Nigeria LNG has awarded an engineering, procurement and construction (EPC) contract for a seventh train, worth more than $4 billion.
A letter of intent was signed on the EPC work with the SCD joint venture in September 2019. Construction will be carried out by Saipem, the leader of the venture, Daewoo E&C and Chiyoda.
NLNG said the Train 7 project was expected to reach first LNG in 2025.
“I assure the management and staff of NLNG of the continued support of the Ministry of Petroleum Resources and the government of President Muhammadu Buhari,” said Nigerian Minister of State for Petroleum Resources Timipre Sylva.
“We are all involved and indeed every well-meaning Nigerian should be involved – in doing whatever we can to help make delivery of the Train 7 project a reality within budget and within the stipulated time frame.”
Partners in the NLNG project confirmed the signing. Shell said that considered the LNG plant to be a “great resource that can deliver value to the people of Nigeria and investors alike. This decision is consistent with our long-term strategy and our disciplined approach to capital investment,” said Shell’s Integrated Gas and New Energies Director Maarten Wetselaar.
The Italian service company said the value of its share of the work was around $2.7bn. Saipem has a 60% stake in the venture.
Shell said the work would be funded by NLNG, without shareholder loans or equity requirements.
The NLNG Train 7 project involves production of around 8 million tonnes per year. There will be one new train, with capacity of 4.2mn tpy, with another 3.4mn tpy of production coming from debottlenecking. Saipem said in addition to the new train there would be another liquefaction unit, with associated utilities and infrastructure.
The work in Nigeria for Saipem “proves the validity of the management methods of Covid-19 emergency thanks to the flexibility of our organisational model and the practise of our people to work remotely”, said the company’s CEO Stefano Cao.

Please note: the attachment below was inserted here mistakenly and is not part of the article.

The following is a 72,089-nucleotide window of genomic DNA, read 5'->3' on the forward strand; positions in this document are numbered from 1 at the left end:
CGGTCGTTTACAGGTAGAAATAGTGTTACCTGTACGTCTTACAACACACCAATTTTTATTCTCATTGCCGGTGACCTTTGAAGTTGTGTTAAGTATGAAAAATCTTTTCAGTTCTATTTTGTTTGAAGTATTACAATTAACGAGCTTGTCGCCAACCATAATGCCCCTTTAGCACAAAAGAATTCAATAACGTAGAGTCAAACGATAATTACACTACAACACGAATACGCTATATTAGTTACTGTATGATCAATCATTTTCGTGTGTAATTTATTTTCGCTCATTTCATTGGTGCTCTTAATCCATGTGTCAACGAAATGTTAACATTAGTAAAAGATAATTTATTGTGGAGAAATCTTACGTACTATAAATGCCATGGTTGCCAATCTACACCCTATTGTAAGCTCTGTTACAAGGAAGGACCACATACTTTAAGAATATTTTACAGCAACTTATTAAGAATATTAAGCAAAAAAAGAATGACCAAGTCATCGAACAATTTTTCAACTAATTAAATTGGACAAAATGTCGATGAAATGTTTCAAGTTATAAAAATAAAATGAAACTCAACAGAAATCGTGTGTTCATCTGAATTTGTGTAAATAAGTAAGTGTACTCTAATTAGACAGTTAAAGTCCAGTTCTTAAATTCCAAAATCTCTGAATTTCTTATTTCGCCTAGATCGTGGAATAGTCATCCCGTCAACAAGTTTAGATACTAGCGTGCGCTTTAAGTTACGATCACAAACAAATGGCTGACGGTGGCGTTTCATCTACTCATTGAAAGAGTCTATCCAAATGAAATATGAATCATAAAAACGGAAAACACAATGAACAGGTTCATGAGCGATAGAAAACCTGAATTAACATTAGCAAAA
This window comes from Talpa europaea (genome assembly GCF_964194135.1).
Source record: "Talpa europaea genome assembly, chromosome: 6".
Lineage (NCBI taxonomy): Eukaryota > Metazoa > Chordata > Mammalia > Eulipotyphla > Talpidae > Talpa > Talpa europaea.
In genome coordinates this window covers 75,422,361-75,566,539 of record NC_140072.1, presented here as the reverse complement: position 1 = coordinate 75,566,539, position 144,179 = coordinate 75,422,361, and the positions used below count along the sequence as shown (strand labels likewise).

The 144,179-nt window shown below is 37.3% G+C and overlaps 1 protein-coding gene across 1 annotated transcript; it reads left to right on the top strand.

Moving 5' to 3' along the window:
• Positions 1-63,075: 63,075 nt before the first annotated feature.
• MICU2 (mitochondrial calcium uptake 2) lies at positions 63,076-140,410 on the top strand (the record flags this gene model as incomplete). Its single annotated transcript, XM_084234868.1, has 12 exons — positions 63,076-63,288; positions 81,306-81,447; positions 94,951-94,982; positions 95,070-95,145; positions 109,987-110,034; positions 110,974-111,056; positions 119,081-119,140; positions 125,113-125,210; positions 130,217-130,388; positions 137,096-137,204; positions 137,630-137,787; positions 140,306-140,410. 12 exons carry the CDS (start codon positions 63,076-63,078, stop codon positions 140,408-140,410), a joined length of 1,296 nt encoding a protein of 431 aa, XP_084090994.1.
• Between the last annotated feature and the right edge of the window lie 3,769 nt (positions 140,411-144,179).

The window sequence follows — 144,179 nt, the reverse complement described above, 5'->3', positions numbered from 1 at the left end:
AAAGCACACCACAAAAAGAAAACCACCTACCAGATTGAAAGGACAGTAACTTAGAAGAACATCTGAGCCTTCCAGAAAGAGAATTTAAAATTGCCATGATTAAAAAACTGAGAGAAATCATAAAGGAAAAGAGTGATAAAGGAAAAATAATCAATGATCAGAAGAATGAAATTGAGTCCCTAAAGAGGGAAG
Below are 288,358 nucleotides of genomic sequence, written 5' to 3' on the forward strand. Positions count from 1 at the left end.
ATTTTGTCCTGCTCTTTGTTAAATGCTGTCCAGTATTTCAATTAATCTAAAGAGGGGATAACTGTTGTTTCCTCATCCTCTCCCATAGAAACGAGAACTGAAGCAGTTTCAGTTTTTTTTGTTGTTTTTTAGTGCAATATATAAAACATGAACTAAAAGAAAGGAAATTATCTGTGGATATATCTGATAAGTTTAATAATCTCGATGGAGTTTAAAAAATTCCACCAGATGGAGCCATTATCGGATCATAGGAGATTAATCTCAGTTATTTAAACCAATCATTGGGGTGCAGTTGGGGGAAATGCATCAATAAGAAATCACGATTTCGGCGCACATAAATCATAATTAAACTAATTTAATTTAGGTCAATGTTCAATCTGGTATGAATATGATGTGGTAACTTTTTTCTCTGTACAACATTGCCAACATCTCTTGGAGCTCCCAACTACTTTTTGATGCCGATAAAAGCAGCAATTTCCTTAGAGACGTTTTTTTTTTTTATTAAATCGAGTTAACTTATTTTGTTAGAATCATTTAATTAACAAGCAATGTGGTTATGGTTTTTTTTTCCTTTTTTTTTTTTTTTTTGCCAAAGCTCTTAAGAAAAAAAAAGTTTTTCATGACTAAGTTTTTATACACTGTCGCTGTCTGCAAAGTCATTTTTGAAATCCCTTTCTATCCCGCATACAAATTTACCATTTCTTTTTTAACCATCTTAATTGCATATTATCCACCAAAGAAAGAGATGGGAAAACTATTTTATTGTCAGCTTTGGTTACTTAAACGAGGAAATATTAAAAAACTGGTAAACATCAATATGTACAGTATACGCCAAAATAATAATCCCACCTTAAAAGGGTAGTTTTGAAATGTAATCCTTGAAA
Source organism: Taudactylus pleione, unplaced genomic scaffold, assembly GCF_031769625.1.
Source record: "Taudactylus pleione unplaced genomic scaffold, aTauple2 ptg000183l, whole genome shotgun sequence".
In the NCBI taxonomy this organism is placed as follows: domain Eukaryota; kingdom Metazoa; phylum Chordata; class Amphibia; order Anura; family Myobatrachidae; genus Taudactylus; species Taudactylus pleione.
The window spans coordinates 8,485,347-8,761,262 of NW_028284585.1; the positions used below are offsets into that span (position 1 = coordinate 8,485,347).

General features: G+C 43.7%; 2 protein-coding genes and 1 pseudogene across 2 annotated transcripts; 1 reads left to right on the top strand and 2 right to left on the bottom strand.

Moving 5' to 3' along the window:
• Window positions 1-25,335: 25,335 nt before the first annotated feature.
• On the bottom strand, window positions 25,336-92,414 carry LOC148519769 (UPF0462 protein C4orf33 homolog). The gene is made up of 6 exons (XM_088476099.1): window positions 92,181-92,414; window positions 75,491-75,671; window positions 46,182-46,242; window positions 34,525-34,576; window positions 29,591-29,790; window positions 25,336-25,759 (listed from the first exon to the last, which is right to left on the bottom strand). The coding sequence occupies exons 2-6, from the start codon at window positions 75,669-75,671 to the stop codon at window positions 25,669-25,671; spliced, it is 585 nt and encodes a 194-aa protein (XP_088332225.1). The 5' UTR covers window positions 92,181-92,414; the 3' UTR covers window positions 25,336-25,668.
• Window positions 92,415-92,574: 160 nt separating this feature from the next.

The final investment decision (FID) from NLNG, taken at the end of 2019, “demonstrates that natural gas, in whose value chain Saipem has a recognised leadership, will be pivotal to the energy transition. The award of this contract contributes to increase the portion of non-oil-related backlog and confirms the overcoming of the link between Saipem’s share value and oil price”.
The largest shareholder in NLNG is Nigerian National Petroleum Corp. (NNPC), with 49%. NLNG held an emergency meeting last week.
NNPC’s managing director Mele Kyari said the agreement with the SCD group gave him “deep satisfaction”. NNPC would “do everything possible to support all the other shareholders and NLNG’s management to secure the much-needed public confidence from all critical stakeholders”.
The final step before the deal with the SCD venture was approval from the Nigerian Content Development and Monitoring Board (NCDMB) in mid-April. This agency signed off on the local content certificate and vendor list.